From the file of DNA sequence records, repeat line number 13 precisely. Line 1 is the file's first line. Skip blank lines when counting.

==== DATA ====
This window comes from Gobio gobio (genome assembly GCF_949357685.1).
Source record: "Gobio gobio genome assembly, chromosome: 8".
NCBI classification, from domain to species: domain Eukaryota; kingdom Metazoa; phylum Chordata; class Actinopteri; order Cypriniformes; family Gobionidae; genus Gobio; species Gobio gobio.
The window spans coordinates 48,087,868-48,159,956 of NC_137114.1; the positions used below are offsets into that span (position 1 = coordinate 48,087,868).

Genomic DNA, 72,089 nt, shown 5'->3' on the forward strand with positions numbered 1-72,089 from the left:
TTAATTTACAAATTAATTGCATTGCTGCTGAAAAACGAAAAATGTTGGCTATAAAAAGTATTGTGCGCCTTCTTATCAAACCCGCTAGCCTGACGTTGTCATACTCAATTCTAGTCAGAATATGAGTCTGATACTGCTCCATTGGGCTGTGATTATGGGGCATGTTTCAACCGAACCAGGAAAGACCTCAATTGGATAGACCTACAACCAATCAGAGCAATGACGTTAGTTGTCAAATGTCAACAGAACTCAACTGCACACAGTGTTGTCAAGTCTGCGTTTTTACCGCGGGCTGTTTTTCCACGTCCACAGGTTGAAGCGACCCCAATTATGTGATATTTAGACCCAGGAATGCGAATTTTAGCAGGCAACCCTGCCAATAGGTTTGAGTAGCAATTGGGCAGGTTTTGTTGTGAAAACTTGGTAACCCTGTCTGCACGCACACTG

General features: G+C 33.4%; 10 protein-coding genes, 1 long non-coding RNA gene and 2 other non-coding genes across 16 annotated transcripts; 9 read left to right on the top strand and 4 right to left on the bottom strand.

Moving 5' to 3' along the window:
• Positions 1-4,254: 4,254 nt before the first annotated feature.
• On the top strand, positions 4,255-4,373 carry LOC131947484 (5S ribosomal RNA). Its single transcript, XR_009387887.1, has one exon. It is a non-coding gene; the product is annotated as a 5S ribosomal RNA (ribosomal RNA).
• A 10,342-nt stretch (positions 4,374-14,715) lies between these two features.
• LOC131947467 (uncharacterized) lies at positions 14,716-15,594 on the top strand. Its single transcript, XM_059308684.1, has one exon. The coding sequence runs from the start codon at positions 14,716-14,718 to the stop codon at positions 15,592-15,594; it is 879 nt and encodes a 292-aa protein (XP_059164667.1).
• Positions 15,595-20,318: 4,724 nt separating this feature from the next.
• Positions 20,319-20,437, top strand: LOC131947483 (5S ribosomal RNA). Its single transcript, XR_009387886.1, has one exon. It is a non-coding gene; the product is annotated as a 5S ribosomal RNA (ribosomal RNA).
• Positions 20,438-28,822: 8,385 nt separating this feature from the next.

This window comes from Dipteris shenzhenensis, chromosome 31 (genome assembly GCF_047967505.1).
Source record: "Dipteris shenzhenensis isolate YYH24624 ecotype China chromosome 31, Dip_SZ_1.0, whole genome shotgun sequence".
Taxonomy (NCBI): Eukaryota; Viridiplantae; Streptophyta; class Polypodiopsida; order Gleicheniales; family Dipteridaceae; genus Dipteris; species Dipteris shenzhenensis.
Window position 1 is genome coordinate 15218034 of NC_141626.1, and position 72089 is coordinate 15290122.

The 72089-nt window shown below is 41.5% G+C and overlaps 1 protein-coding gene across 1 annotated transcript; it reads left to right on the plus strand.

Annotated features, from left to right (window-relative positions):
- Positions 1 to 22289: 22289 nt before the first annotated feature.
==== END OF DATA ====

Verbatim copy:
• Positions 15,595-20,318: 4,724 nt separating this feature from the next.